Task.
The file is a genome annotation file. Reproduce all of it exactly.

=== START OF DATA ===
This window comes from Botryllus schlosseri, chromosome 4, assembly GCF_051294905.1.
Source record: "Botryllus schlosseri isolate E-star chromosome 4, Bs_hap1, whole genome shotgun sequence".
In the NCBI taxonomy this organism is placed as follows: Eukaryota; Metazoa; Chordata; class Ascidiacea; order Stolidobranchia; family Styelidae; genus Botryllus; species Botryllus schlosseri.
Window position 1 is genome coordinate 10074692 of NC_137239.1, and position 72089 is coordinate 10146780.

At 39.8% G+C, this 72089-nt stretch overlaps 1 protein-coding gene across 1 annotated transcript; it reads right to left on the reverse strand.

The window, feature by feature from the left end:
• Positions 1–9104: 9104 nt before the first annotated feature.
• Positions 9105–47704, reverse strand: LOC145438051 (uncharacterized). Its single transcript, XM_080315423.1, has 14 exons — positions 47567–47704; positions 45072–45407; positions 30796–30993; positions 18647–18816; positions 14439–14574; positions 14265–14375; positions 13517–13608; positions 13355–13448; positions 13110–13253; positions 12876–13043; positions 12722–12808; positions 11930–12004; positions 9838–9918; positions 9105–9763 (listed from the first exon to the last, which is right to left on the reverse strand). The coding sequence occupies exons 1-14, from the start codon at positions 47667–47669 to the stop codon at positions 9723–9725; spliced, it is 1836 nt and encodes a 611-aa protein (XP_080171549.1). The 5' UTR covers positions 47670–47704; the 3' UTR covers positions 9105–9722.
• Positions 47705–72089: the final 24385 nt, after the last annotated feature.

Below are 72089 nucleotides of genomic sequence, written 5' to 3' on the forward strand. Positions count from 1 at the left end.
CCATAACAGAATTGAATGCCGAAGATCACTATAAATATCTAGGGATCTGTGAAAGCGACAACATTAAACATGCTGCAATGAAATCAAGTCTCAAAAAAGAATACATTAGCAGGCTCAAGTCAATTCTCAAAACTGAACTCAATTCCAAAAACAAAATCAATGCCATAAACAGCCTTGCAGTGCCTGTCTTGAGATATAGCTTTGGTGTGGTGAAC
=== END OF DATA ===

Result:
This window comes from Botryllus schlosseri, chromosome 4, assembly GCF_051294905.1.
Source record: "Botryllus schlosseri isolate E-star chromosome 4, Bs_hap1, whole genome shotgun sequence".
In the NCBI taxonomy this organism is placed as follows: Eukaryota; Metazoa; Chordata; class Ascidiacea; order Stolidobranchia; family Styelidae; genus Botryllus; species Botryllus schlosseri.
Window position 1 is genome coordinate 10074692 of NC_137239.1, and position 72089 is coordinate 10146780.

At 39.8% G+C, this 72089-nt stretch overlaps 1 protein-coding gene across 1 annotated transcript; it reads right to left on the reverse strand.

The window, feature by feature from the left end:
• Positions 1–9104: 9104 nt before the first annotated feature.
• Positions 9105–47704, reverse strand: LOC145438051 (uncharacterized). Its single transcript, XM_080315423.1, has 14 exons — positions 47567–47704; positions 45072–45407; positions 30796–30993; positions 18647–18816; positions 14439–14574; positions 14265–14375; positions 13517–13608; positions 13355–13448; positions 13110–13253; positions 12876–13043; positions 12722–12808; positions 11930–12004; positions 9838–9918; positions 9105–9763 (listed from the first exon to the last, which is right to left on the reverse strand). The coding sequence occupies exons 1-14, from the start codon at positions 47667–47669 to the stop codon at positions 9723–9725; spliced, it is 1836 nt and encodes a 611-aa protein (XP_080171549.1). The 5' UTR covers positions 47670–47704; the 3' UTR covers positions 9105–9722.
• Positions 47705–72089: the final 24385 nt, after the last annotated feature.

Below are 72089 nucleotides of genomic sequence, written 5' to 3' on the forward strand. Positions count from 1 at the left end.
CCATAACAGAATTGAATGCCGAAGATCACTATAAATATCTAGGGATCTGTGAAAGCGACAACATTAAACATGCTGCAATGAAATCAAGTCTCAAAAAAGAATACATTAGCAGGCTCAAGTCAATTCTCAAAACTGAACTCAATTCCAAAAACAAAATCAATGCCATAAACAGCCTTGCAGTGCCTGTCTTGAGATATAGCTTTGGTGTGGTGAAC